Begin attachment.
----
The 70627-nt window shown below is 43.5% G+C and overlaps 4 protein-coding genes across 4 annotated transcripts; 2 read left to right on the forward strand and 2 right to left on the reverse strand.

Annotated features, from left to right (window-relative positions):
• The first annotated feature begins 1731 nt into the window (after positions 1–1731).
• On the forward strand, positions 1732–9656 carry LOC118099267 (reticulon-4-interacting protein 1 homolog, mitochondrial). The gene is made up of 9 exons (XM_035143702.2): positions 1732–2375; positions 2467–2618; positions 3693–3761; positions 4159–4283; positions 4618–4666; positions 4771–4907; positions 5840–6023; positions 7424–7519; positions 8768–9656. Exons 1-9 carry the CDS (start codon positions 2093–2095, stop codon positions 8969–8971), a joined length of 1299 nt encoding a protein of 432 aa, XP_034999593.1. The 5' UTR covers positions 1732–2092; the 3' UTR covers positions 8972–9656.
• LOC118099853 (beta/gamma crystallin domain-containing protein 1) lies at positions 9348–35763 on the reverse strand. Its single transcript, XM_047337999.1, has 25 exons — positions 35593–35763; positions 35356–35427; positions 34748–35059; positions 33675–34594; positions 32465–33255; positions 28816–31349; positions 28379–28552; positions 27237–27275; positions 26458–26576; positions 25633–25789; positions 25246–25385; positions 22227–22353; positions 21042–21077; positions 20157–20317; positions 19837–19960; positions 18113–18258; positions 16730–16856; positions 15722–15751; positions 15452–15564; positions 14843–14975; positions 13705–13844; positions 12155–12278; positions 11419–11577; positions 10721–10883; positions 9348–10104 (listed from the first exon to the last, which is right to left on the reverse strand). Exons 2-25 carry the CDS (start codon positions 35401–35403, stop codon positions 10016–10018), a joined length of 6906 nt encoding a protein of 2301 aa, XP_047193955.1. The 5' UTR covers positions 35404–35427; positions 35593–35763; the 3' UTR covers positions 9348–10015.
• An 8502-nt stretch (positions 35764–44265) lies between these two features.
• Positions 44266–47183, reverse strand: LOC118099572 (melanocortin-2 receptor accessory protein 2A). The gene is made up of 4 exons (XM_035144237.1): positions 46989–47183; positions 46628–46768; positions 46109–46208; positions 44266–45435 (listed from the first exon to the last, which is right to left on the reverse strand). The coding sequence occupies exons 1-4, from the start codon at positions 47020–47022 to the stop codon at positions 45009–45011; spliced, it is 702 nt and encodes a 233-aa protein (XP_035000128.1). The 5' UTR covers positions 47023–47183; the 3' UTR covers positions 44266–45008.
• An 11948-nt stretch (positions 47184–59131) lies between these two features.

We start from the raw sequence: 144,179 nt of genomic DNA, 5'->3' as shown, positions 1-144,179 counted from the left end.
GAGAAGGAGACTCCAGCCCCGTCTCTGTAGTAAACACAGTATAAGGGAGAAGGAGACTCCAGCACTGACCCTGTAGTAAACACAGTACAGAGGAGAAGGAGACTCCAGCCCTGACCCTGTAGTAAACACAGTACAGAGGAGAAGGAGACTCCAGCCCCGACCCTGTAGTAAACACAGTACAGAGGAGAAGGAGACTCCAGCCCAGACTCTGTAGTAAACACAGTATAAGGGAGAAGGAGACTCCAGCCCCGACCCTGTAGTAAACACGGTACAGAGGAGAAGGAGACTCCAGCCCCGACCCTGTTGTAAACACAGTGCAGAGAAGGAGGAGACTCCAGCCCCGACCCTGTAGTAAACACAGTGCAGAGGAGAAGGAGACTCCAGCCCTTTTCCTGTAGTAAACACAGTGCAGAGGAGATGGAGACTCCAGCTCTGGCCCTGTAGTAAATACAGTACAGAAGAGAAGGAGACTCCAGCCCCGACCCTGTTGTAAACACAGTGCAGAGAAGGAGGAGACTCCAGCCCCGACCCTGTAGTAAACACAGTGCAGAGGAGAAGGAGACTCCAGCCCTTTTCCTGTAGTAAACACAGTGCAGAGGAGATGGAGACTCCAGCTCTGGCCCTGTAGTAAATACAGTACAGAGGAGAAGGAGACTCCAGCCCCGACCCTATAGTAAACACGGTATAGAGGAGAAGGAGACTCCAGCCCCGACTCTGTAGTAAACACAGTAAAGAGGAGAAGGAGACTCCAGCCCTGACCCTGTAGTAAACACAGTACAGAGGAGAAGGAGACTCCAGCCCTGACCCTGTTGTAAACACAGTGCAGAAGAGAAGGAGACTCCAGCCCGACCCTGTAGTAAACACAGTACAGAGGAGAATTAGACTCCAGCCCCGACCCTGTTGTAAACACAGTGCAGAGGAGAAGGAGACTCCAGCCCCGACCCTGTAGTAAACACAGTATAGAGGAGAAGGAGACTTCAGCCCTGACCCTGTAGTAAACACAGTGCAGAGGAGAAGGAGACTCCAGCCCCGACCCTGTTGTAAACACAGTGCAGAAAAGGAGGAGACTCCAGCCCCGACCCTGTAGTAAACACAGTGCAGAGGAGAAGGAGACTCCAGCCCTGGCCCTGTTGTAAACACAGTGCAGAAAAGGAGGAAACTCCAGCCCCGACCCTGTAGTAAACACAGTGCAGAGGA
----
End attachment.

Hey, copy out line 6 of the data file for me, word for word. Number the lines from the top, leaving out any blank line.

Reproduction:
• An 8502-nt stretch (positions 35764–44265) lies between these two features.